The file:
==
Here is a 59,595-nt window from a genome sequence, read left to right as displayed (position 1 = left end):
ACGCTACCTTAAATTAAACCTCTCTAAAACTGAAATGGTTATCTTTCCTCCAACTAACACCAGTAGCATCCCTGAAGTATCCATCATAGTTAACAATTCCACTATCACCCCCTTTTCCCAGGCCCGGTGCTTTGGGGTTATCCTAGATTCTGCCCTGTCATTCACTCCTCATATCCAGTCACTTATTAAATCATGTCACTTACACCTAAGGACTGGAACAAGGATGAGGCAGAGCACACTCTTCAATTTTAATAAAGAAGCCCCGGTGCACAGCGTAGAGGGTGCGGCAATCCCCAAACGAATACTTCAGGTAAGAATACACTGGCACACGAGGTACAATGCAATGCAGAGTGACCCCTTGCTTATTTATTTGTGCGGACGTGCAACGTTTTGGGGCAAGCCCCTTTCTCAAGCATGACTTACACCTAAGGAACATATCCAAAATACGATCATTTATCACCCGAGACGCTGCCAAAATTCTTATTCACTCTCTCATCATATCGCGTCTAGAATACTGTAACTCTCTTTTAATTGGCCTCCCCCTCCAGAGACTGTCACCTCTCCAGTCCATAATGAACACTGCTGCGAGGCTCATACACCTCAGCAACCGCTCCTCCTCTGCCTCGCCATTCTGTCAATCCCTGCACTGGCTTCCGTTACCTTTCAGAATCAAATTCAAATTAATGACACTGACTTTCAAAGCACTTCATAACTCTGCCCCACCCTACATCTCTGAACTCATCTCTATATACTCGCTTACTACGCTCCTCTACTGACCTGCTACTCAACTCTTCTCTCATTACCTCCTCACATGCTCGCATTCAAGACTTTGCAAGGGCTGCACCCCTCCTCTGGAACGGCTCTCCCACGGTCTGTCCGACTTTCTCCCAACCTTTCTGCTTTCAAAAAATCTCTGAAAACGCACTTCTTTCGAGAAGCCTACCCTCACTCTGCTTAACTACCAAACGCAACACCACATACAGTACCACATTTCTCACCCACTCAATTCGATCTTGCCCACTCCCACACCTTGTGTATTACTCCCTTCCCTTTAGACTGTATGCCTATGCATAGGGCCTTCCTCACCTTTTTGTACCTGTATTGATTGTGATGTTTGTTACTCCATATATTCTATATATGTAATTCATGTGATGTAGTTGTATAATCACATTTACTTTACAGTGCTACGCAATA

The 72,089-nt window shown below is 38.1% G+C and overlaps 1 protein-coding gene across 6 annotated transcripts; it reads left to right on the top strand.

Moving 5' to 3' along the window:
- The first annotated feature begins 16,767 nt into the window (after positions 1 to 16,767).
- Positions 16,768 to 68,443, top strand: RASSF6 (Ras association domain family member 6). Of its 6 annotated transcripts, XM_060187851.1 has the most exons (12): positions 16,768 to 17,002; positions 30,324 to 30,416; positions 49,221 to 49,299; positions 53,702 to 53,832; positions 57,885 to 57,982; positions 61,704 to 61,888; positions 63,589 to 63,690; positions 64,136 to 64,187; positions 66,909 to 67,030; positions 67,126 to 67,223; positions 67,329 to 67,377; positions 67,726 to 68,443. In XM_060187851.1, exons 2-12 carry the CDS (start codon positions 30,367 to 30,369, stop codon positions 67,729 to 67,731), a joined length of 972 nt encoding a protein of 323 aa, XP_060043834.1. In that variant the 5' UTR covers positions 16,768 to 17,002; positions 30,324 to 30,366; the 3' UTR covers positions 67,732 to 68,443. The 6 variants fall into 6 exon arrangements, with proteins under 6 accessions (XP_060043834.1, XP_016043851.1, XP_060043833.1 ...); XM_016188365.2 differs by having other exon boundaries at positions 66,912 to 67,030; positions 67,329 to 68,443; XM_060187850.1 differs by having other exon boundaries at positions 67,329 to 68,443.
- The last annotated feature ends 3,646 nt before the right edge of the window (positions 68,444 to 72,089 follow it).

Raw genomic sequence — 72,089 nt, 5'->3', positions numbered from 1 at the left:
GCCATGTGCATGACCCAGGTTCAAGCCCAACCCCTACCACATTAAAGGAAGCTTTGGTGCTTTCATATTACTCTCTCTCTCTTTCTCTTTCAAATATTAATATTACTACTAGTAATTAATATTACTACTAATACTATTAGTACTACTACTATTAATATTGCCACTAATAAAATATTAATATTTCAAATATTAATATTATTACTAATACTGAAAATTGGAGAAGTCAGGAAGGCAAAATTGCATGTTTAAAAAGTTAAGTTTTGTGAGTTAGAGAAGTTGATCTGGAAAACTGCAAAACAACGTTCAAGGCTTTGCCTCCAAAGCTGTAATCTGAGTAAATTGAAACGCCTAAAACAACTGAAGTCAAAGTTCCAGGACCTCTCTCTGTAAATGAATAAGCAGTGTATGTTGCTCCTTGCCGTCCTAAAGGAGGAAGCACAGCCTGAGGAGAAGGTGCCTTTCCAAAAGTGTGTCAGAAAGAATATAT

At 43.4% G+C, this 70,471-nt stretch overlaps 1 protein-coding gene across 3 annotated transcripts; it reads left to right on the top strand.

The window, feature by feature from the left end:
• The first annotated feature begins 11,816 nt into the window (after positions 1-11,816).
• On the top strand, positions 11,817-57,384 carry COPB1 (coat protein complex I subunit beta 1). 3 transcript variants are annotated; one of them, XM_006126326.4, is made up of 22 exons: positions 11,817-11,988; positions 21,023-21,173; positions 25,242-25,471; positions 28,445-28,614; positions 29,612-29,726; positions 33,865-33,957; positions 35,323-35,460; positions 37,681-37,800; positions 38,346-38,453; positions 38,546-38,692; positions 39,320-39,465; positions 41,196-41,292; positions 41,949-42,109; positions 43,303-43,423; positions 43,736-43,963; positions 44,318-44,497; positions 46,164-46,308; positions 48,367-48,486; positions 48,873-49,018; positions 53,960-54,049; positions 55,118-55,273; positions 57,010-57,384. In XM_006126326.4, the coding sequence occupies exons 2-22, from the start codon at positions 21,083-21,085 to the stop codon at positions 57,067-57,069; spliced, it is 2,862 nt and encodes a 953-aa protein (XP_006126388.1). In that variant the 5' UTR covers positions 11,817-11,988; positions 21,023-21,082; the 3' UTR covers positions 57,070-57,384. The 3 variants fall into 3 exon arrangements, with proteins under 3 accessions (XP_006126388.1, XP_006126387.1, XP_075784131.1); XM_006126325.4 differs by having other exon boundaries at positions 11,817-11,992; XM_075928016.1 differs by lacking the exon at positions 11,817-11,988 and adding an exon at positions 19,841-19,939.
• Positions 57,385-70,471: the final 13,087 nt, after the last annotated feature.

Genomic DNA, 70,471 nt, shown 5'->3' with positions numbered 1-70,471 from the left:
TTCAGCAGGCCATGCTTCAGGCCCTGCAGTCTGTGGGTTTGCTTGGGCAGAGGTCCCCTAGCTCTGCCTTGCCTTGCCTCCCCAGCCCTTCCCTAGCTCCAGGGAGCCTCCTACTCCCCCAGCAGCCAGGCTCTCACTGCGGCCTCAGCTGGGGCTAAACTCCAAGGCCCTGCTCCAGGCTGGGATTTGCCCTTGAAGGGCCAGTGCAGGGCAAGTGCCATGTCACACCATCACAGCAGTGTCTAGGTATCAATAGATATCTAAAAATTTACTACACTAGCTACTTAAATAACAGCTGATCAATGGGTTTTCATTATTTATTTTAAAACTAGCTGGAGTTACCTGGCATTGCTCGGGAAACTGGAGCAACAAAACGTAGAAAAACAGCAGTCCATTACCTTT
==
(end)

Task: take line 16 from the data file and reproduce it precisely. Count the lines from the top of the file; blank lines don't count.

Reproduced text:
TTCAGCAGGCCATGCTTCAGGCCCTGCAGTCTGTGGGTTTGCTTGGGCAGAGGTCCCCTAGCTCTGCCTTGCCTTGCCTCCCCAGCCCTTCCCTAGCTCCAGGGAGCCTCCTACTCCCCCAGCAGCCAGGCTCTCACTGCGGCCTCAGCTGGGGCTAAACTCCAAGGCCCTGCTCCAGGCTGGGATTTGCCCTTGAAGGGCCAGTGCAGGGCAAGTGCCATGTCACACCATCACAGCAGTGTCTAGGTATCAATAGATATCTAAAAATTTACTACACTAGCTACTTAAATAACAGCTGATCAATGGGTTTTCATTATTTATTTTAAAACTAGCTGGAGTTACCTGGCATTGCTCGGGAAACTGGAGCAACAAAACGTAGAAAAACAGCAGTCCATTACCTTT